Family planning and anxieties about legal protections are having a significant effect on our bank accounts.
When it comes to gays and money, conventional wisdom holds that LGBTs have a very different relationship with their finances relative to their heterosexual peers, and new data seem to bear this out. Two recent studies shed light on the finances of LGBT families, and cast them in sharp contrast to the economic reality felt by their non-queer counterparts.
A January 2014 study titled “LoveFamilyMoney,” commissioned by the German financial services firm Allianz, indicates that in many ways, same-sex couples seem to be on better financial footing than heterosexuals. On average, same-sex couples without children had more retirement savings ($310,700 versus $251,100) and carried less non-mortgage debt ($20,670 versus $32,960) than “traditional” families, defined as adults ages 35 to 65 in opposite-sex marriages, with at least one child under 21 living at home, and no stepchildren, adult children, or other people in the household.
Same-sex couples without kids were also more likely to think of themselves as “wealthy” or “comfortable” (60%) than “traditional” families (52%) and far more than those in other “modern” family situations (40%), such as single-parent households or “boomerang” families, where an adult child comes back to the nest after living on his or her own.
Despite relative economic success and financial confidence, only 49% of LGBTs in a 2014 survey by Wells Fargo reported that they would feel comfortable walking into a bank and having an honest conversation about their finances. In the Allianz study, 48% of LGBTs said they use a financial professional or have used one in the past, compared with 53% of “traditional” families.
Aaron Baldwin, an LGBT financial adviser for a Fortune 100 financial services firm, believes such hesitation is to be expected. As he notes, “Financial planning is normally triggered by a significant life event — marriage, the birth of a child, the purchase of a home, or the death of a close family member or friend.” And while death is universal, marriage, children, and homeownership each present special challenges that have historically kept them (and the need for financial planning) beyond the reach of many LGBTs.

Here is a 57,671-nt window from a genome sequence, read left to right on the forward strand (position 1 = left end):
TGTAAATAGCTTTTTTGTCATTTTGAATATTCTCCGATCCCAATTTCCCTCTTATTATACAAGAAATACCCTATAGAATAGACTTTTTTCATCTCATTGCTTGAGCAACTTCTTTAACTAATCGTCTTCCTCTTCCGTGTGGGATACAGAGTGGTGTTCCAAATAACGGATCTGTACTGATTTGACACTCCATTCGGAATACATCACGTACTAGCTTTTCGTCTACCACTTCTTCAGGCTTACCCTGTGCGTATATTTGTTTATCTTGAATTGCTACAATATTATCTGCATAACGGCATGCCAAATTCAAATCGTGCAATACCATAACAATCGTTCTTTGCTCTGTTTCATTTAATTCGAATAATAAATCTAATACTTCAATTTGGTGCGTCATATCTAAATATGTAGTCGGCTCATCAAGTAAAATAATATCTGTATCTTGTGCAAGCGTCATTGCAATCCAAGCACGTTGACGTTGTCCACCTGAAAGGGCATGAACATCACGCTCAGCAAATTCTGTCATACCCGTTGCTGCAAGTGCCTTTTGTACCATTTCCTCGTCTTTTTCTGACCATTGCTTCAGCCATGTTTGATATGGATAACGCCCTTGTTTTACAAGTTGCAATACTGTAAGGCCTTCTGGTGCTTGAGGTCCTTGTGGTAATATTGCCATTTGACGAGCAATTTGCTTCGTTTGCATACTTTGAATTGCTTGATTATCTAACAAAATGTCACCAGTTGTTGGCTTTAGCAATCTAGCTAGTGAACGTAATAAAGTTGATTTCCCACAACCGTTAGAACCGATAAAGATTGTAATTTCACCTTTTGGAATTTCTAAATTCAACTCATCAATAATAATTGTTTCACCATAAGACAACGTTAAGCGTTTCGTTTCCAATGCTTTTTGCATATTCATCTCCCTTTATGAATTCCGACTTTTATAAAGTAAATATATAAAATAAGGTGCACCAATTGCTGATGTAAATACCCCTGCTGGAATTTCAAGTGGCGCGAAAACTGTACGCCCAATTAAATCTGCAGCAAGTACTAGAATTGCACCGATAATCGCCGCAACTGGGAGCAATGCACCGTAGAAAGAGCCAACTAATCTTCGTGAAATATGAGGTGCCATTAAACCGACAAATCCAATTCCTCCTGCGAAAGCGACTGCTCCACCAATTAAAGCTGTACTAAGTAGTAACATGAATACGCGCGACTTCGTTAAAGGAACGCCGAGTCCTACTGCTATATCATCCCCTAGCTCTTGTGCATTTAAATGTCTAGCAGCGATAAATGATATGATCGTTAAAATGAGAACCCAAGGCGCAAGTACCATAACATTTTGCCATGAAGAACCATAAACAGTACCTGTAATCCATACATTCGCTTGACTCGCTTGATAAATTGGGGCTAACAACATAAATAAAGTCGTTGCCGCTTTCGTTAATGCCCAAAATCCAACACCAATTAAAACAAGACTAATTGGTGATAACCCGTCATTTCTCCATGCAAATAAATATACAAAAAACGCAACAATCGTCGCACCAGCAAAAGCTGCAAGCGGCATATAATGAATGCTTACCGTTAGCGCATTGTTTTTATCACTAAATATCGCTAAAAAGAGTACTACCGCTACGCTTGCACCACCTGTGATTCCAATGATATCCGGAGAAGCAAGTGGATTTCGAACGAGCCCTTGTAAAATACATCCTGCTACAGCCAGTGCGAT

Children very rarely come as a surprise for same-sex couples: Adoption, sperm donation, in vitro fertilization, a surrogate womb — each can represent a significant investment of time and money and require extensive planning and forethought. Heterosexuals, on the other hand, have to expend effort not to have children.
Additionally, buying a home becomes a risky investment without the certainty that your partner won’t be kicked out after you’re gone. “Traditionally, we’ve lived in a world that didn’t honor our relationships,” says Baldwin. “Thus, the financial-planning process was legally complex and expensive to execute.”
Historically denied the institution of marriage, LGBTs are enthusiastically embracing it. According to the Wells Fargo study, 61% of those surveyed want to be married either now or sometime in the future, and a whopping 85% said that marriage and family are becoming the “new normal.”
Love and commitment are clearly important considerations when getting married. However, just over half of LGBTs cited it as the most important factor (versus 80% in the national comparison group). In the Wells Fargo study, 36% of LGBTs cited financial and legal rights as reasons to get married — the top three rights and benefits were health care decision making (61%), insurance and health care coverage (58%), and inheritance (56%). Same-sex couples also show a strong tendency to maintain separate finances. In the Allianz survey, four out of five couples in “traditional” families fully combined their finances compared with just over half of gays and lesbians.
That reluctance may be attributable to uncertainty. Even in a post-DOMA world, a large majority of LGBTs (83%) don’t fully understand how federal and state laws apply, including two-thirds (67%) of those in legal same-sex marriages, according to the Wells Fargo study.
The impact of the Windsor ruling, in which the U.S. Supreme Court dismantled the Defense of Marriage Act, “is still being heavily discussed by many within the LGBT financial-planning arena, as DOMA leveled only the federal side of the planning equation,” says Baldwin. “However many states still don’t recognize same-sex marriage, and therefore they exclude those associated state marriage benefits.”